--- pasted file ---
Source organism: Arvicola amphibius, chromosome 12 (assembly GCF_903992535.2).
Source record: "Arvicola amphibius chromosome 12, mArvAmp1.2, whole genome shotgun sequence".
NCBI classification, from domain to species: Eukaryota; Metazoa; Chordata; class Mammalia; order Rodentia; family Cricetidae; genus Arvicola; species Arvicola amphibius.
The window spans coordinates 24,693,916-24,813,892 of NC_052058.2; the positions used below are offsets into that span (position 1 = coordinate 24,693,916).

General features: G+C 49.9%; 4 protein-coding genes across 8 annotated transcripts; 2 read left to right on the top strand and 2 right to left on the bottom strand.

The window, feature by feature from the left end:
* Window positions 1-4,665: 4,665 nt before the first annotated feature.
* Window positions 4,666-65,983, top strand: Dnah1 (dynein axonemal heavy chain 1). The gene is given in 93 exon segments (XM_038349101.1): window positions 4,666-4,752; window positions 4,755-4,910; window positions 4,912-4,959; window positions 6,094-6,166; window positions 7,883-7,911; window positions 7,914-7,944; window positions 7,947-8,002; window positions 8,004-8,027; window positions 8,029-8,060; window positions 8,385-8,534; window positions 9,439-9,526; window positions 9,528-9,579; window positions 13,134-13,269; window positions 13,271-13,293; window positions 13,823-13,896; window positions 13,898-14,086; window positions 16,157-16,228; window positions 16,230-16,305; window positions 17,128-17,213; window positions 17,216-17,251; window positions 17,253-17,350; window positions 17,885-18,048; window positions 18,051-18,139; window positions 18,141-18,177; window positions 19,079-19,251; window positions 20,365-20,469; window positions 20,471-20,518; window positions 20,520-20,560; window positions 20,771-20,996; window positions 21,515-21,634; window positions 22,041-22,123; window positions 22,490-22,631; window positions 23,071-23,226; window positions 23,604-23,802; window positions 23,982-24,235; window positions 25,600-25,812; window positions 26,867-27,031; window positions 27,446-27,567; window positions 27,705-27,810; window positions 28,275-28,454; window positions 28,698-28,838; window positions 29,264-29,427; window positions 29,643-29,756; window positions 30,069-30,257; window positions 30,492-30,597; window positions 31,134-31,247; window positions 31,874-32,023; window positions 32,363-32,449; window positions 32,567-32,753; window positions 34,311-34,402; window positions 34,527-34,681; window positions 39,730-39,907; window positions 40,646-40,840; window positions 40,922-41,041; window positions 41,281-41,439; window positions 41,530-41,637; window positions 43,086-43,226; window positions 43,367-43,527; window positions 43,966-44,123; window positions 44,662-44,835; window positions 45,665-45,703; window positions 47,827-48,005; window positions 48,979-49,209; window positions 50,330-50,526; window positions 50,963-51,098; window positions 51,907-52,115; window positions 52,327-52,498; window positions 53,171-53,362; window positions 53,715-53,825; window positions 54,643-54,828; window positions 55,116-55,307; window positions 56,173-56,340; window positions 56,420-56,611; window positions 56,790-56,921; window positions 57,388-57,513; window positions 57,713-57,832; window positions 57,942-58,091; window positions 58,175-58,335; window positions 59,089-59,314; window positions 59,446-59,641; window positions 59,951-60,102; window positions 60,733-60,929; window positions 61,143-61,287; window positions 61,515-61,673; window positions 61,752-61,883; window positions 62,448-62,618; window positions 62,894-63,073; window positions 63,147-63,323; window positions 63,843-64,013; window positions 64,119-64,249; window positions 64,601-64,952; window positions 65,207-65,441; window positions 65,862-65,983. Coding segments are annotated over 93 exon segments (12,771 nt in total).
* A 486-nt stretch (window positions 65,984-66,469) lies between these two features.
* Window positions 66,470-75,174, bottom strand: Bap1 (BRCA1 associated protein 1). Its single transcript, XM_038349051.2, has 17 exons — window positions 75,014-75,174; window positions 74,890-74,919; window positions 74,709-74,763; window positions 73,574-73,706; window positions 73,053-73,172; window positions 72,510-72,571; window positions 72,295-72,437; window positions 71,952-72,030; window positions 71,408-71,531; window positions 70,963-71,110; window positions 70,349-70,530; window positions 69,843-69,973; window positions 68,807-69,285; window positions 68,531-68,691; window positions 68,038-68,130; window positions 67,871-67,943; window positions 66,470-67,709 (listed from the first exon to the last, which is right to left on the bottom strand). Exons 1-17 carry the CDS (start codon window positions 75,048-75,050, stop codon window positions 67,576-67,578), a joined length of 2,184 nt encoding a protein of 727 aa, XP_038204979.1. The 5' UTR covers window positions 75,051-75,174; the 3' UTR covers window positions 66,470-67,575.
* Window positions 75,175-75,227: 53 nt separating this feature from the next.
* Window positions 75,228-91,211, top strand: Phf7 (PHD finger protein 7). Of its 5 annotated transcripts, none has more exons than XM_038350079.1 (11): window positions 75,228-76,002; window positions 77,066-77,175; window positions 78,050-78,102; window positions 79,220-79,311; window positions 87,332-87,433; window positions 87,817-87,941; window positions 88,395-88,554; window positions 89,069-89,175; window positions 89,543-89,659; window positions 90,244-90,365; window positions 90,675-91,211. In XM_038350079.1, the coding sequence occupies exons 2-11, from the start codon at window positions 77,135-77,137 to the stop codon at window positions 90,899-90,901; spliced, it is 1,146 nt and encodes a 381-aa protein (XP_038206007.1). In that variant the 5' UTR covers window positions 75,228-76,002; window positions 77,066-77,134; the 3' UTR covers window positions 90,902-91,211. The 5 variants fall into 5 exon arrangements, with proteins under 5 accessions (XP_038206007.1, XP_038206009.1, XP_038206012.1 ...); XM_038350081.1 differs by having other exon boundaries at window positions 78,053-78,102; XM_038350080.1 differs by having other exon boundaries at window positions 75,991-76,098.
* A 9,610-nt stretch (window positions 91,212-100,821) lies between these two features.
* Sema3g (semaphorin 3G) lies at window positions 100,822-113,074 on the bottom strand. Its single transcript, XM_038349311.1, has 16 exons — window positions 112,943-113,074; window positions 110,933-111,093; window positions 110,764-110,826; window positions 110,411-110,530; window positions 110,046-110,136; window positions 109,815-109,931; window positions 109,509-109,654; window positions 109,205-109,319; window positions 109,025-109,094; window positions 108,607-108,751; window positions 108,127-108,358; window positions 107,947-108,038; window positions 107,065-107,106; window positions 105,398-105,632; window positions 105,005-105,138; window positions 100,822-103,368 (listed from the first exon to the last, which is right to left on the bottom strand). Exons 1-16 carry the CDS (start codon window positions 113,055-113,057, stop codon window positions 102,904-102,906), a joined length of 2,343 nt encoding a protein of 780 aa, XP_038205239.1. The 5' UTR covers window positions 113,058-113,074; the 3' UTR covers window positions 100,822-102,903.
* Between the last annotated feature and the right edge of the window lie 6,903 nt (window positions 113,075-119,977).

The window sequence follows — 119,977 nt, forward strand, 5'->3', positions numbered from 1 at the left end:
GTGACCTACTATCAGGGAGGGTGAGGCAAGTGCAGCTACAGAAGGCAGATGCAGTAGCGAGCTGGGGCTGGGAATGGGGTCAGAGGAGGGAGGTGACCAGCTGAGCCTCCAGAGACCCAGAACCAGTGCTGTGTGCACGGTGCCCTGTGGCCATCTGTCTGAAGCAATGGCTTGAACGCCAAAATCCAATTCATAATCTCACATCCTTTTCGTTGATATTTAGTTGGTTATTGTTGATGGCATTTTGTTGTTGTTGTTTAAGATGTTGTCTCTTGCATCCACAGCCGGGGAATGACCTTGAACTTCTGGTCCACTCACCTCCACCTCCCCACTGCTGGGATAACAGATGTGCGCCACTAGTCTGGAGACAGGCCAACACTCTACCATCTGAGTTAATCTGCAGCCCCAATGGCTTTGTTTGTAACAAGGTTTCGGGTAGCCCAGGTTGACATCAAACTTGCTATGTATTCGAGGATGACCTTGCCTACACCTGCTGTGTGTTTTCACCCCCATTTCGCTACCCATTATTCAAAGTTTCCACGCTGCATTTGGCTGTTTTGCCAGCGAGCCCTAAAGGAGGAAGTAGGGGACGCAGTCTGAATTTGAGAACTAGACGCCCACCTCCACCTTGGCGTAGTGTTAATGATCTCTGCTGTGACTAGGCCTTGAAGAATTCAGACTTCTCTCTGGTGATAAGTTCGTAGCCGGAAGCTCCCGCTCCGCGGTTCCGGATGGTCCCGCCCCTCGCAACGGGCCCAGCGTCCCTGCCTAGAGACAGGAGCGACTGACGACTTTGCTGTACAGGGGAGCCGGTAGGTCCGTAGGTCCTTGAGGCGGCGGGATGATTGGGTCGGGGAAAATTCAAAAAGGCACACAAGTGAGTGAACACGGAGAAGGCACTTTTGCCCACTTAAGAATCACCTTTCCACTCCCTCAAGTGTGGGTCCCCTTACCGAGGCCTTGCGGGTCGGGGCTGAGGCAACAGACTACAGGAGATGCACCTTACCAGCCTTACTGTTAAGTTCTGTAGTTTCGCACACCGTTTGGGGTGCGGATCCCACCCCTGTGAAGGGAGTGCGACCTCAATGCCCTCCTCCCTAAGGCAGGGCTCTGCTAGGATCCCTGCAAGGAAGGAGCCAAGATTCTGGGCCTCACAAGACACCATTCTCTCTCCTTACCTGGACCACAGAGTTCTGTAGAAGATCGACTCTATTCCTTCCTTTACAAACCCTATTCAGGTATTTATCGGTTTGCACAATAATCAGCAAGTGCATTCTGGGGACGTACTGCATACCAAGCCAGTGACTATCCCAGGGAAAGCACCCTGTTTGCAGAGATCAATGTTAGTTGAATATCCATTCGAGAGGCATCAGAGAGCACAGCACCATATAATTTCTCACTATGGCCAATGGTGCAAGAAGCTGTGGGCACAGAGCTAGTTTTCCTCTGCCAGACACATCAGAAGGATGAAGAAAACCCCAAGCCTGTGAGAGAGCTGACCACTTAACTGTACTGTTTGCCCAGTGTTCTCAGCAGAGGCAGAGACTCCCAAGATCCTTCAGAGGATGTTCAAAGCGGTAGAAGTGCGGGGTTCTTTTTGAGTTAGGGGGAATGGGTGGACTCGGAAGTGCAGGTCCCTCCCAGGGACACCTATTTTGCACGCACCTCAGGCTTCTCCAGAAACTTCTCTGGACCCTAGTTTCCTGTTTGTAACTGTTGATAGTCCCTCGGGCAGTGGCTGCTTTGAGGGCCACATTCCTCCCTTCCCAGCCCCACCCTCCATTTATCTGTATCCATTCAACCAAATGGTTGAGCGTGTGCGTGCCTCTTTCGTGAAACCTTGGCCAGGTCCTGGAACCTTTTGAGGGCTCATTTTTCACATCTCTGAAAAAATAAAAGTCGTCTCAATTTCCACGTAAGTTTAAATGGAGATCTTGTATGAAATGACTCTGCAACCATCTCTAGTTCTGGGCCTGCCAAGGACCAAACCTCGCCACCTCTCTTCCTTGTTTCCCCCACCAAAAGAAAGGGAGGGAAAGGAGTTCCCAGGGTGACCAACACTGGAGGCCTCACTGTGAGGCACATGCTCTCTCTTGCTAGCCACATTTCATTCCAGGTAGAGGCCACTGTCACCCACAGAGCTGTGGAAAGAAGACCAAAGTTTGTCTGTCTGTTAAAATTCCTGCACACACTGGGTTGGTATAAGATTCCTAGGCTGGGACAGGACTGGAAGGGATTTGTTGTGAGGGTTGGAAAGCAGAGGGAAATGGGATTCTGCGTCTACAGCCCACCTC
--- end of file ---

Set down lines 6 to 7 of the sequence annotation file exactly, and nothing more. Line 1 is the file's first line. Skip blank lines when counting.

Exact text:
The window, feature by feature from the left end:
* Window positions 1-4,665: 4,665 nt before the first annotated feature.